Commercial Development What Works, What Doesn’t
Benefits of Growth • Quality of Life • Full-time Jobs, Part-time Jobs, First Jobs, etc. • Don’t need to drive 15 miles to get a new toothbrush • Municipal Sales Tax Revenues are non-dedicated (flexible use by City officials) • Tax others through Sales Tax • Property Tax for Schools with few students • Construction and Support Jobs
What is the Situation Nationally? • Downtowns Struggling? • Malls Struggling? • Shopping Centers and Antique Malls Struggling? • Schools Consolidating? • Video Stores Declining? • Restaurants Multiplying? • Convenience Stores Uncertain? • Churches, Taverns, Branch Hospitals, Banks, Discount Stores and Pharmacies Multiplying?
What has changed? • In 1950s, Seven-person families, mom at home, one car- Downtown shopping in daytime, eat at home. Families mainly local, Blue Laws.. • In 1960s, Five-person families, mom at home, 2 cars, Shopping centers in daytime and Sunday. Rise of “Fast Food”. Baby Boomers work retail. Interstates bypass towns and focus traffic. • In 1970s, 80s, and 90s, 2.3 person households, multiple cars, rise of malls, consolidation of stores (towns lose implement dealers, car dealers, downtown stores, etc.). SHOP AFTER WORK ! Chain Stores and Walmart.
The Situation from 2000 to Present • America Aging- Less Money, don’t want to drive 30 miles to shop • Single Parent Families-Convenience, Discount and Time Saving • Rise of Discount Stores- Walmart, Dollar General, Holiday Inn Express, • PC’s Everywhere- Shop at Home, Avoid Sales Tax, On-Line Newspapers. • Trend away from Gasoline- High Mileage cars mean less stops to convenience stores and gas stations. Electric Cars, Natural Gas Cars are coming.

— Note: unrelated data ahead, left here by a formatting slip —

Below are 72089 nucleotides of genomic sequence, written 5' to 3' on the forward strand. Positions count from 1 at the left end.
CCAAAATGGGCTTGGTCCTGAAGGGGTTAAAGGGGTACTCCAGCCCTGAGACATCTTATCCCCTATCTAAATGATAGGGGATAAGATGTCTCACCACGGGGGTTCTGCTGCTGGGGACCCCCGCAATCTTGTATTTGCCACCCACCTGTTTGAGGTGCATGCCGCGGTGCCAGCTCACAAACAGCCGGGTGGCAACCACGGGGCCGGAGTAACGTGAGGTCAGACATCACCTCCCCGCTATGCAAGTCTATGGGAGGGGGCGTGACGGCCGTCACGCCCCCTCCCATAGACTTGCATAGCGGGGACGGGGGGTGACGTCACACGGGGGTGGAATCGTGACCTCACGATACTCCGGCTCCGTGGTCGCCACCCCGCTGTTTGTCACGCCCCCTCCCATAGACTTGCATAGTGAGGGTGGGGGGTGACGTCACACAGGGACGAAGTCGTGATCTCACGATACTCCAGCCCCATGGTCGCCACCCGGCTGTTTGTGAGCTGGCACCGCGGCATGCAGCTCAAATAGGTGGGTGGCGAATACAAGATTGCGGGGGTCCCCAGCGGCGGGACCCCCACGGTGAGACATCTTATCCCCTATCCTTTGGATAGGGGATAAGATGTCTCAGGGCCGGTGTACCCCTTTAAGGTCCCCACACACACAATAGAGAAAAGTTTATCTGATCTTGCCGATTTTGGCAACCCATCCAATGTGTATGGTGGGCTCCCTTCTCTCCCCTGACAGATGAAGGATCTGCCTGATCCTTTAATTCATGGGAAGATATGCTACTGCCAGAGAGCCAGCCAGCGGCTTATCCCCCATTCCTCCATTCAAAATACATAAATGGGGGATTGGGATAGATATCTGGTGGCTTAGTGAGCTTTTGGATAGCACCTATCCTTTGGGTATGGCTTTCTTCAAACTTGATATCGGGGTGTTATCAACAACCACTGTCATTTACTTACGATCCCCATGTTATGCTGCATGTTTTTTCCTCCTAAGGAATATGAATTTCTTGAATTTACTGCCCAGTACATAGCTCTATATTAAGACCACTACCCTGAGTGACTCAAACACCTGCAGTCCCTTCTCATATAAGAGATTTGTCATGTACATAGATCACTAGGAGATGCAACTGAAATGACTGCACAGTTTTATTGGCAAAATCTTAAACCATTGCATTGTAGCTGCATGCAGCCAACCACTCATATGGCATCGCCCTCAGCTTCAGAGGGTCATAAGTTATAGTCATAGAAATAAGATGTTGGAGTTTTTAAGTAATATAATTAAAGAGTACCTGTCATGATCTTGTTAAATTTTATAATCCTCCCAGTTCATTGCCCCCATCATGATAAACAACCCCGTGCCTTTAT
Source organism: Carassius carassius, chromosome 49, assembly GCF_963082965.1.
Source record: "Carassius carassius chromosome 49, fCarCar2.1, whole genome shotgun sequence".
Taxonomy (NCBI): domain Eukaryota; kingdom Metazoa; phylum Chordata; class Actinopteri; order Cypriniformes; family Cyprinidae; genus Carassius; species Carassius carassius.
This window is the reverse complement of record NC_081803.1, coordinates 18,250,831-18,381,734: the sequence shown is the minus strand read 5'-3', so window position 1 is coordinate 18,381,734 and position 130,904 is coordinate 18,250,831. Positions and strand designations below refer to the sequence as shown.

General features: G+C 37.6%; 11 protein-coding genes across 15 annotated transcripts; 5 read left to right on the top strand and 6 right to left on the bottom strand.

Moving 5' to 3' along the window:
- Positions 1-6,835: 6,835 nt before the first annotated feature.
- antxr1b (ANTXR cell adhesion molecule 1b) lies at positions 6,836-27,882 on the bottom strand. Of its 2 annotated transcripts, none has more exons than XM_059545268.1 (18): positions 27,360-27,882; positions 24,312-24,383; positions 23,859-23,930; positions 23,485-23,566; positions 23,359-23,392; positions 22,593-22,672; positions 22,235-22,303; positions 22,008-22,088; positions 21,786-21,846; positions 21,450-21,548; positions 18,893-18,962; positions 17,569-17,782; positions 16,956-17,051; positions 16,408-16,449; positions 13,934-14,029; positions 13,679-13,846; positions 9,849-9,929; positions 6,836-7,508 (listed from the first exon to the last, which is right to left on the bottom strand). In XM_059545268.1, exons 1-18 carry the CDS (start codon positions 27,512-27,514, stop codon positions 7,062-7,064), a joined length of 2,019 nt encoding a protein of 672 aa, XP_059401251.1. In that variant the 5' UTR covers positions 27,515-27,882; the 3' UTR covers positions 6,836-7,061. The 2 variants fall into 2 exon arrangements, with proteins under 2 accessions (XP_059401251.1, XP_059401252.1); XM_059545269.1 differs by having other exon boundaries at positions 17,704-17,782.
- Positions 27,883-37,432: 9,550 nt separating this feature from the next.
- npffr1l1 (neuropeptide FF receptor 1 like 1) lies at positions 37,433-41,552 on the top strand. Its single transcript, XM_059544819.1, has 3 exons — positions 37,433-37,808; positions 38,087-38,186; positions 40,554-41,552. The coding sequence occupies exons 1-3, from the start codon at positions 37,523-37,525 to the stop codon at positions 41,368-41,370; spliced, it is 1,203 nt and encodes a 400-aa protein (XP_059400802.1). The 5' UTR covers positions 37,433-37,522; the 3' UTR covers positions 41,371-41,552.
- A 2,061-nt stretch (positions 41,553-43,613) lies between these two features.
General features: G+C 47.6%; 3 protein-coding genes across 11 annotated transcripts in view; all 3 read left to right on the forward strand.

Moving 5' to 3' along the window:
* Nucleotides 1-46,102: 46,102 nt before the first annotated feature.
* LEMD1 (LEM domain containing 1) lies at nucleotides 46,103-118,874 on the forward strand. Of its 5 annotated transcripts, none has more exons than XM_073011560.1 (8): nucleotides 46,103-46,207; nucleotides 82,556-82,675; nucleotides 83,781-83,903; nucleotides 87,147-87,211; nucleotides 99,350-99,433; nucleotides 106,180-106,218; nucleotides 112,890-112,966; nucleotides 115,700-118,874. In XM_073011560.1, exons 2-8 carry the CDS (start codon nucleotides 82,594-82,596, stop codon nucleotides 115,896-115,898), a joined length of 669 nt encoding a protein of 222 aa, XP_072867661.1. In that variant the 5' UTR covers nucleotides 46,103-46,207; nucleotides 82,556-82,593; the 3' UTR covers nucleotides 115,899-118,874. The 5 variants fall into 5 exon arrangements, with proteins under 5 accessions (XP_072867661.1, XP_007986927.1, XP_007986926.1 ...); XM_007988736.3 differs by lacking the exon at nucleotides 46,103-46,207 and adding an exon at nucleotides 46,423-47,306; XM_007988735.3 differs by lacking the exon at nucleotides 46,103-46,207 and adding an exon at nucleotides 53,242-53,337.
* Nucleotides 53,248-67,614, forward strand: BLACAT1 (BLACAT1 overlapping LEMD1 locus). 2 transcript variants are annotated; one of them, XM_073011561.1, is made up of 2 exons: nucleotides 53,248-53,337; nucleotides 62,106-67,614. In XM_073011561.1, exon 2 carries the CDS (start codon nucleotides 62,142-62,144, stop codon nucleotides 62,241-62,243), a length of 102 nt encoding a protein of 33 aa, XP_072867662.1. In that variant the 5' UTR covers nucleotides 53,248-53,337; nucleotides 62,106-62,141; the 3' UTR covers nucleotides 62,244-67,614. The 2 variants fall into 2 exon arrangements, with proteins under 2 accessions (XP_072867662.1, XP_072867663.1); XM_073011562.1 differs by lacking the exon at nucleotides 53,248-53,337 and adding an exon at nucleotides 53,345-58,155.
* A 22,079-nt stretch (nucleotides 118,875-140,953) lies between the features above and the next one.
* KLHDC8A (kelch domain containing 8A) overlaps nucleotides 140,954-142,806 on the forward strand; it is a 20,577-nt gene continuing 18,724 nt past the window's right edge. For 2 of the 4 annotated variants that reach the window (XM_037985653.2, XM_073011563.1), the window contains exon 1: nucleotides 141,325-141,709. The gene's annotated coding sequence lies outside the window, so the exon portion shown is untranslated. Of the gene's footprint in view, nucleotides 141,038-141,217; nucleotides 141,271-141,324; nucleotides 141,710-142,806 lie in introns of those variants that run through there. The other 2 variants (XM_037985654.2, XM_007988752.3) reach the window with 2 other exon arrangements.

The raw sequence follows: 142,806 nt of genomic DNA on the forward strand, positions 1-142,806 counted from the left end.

New Trends • Assisted Living and Retirement Communities (Malls) • Branch Clinics, Branch Hospitals, Branch Banks • Death of the Video Store • Grocery Delivery for Elderly • Farmer’s Markets and Locally Grown Foods • Extreme Couponing • Pharmacy on “Every Corner” (Walgreens, CVS) • Telecommuting- Need High Speed Data Transfer
Self Assessment • Reilly Analysis • Compare to Average per Capita Spending on Items • Develop Estimated Market Spending • Illinois KOB Sales Tax Reports • Back into Cash Estimate • Adjust for Population and Economy
What Does Not Work • “Heavy Resistance” Development (Easier to go where they are shopping now for new store) • High End Merchandising- (ie K’s, ) • Movie Halls • Lack of Credit Card Access • Dependence on old Telephone Infrastructure • Trying to do the “Same Old Thing” Down Town • 9am to 5pm Shopping • Competing with Walmart • Inconvenient or unsafe parking/shopping
What Works for Existing • Bill Payment/Postal Centers in Downtown Areas and Stores to Increase Foot Traffic • High Speed Data Transfer to all parts of town • Hotels for Guests • Medical Facilities • Auto Repair • Work at Home, Telecommute • Helps industry, warehouse, etc.
What Works for Existing • Classes for Local Merchants (how to compete) • Advertise “Shop Local” • Advertise “Attractions” on main traffic arteries and then route traffic through Business District • High Schools, County Seats • Parks, State Parks, Attractions • Moonshine, IL, Covered Bridge, Starved Rock, Little Theatre on the Square, Lincoln Sites, Frank Lloyd Wright….
Attracting New Business • “Screen Your Team”. Make sure team members actually want results • Some feel “clustering” helps, others fear competition • Realtors (good and bad) • See “What Similar Towns Have” • Call Companies and “ask what they are looking for”.
Ideas for “Current” Merchants • Zip Codes from Employers (for Ads) • Give Merchant Coupons (especially to “out of town workers”) • “Shop Local” promotion for students • “Shop Local” promotion for seniors • Day trips for Senior Centers and retirement villages • Senior housing and offices in chronically vacant downtown buildings. • Malls and shopping centers converting to senior housing, fitness centers and office areas